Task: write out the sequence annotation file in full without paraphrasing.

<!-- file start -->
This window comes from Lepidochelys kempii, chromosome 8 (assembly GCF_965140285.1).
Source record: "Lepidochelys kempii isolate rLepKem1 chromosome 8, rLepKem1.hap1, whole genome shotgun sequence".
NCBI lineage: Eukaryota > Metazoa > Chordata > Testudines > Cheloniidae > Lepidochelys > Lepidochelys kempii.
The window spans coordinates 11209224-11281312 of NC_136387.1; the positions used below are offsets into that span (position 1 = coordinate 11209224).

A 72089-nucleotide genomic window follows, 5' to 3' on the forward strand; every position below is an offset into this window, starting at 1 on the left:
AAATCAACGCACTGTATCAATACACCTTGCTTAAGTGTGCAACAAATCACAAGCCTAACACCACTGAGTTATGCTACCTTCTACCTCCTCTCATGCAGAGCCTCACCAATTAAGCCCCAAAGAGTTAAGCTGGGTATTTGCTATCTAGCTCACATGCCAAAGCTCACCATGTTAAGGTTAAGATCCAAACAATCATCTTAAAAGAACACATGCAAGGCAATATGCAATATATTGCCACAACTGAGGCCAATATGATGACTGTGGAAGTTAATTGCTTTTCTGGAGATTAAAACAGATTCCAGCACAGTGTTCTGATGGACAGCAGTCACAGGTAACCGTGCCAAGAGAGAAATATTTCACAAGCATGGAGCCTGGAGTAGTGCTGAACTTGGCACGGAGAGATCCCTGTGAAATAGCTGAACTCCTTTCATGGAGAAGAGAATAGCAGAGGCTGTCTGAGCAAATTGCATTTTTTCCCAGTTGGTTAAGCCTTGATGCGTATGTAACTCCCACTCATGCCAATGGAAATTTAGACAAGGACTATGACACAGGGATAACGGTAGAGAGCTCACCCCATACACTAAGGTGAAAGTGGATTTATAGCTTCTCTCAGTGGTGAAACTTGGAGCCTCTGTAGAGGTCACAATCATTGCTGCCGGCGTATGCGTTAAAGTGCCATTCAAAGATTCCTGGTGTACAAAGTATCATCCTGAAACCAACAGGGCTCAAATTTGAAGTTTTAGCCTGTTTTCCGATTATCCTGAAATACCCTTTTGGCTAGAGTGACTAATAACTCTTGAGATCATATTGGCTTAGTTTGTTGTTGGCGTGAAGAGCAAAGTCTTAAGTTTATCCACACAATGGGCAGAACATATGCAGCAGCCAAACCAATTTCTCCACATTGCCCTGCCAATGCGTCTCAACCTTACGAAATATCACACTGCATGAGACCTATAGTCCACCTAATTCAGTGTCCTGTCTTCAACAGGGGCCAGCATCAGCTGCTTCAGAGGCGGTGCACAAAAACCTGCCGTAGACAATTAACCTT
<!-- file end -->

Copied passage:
This window comes from Lepidochelys kempii, chromosome 8 (assembly GCF_965140285.1).
Source record: "Lepidochelys kempii isolate rLepKem1 chromosome 8, rLepKem1.hap1, whole genome shotgun sequence".
NCBI lineage: Eukaryota > Metazoa > Chordata > Testudines > Cheloniidae > Lepidochelys > Lepidochelys kempii.
The window spans coordinates 11209224-11281312 of NC_136387.1; the positions used below are offsets into that span (position 1 = coordinate 11209224).

A 72089-nucleotide genomic window follows, 5' to 3' on the forward strand; every position below is an offset into this window, starting at 1 on the left:
AAATCAACGCACTGTATCAATACACCTTGCTTAAGTGTGCAACAAATCACAAGCCTAACACCACTGAGTTATGCTACCTTCTACCTCCTCTCATGCAGAGCCTCACCAATTAAGCCCCAAAGAGTTAAGCTGGGTATTTGCTATCTAGCTCACATGCCAAAGCTCACCATGTTAAGGTTAAGATCCAAACAATCATCTTAAAAGAACACATGCAAGGCAATATGCAATATATTGCCACAACTGAGGCCAATATGATGACTGTGGAAGTTAATTGCTTTTCTGGAGATTAAAACAGATTCCAGCACAGTGTTCTGATGGACAGCAGTCACAGGTAACCGTGCCAAGAGAGAAATATTTCACAAGCATGGAGCCTGGAGTAGTGCTGAACTTGGCACGGAGAGATCCCTGTGAAATAGCTGAACTCCTTTCATGGAGAAGAGAATAGCAGAGGCTGTCTGAGCAAATTGCATTTTTTCCCAGTTGGTTAAGCCTTGATGCGTATGTAACTCCCACTCATGCCAATGGAAATTTAGACAAGGACTATGACACAGGGATAACGGTAGAGAGCTCACCCCATACACTAAGGTGAAAGTGGATTTATAGCTTCTCTCAGTGGTGAAACTTGGAGCCTCTGTAGAGGTCACAATCATTGCTGCCGGCGTATGCGTTAAAGTGCCATTCAAAGATTCCTGGTGTACAAAGTATCATCCTGAAACCAACAGGGCTCAAATTTGAAGTTTTAGCCTGTTTTCCGATTATCCTGAAATACCCTTTTGGCTAGAGTGACTAATAACTCTTGAGATCATATTGGCTTAGTTTGTTGTTGGCGTGAAGAGCAAAGTCTTAAGTTTATCCACACAATGGGCAGAACATATGCAGCAGCCAAACCAATTTCTCCACATTGCCCTGCCAATGCGTCTCAACCTTACGAAATATCACACTGCATGAGACCTATAGTCCACCTAATTCAGTGTCCTGTCTTCAACAGGGGCCAGCATCAGCTGCTTCAGAGGCGGTGCACAAAAACCTGCCGTAGACAATTAACCTT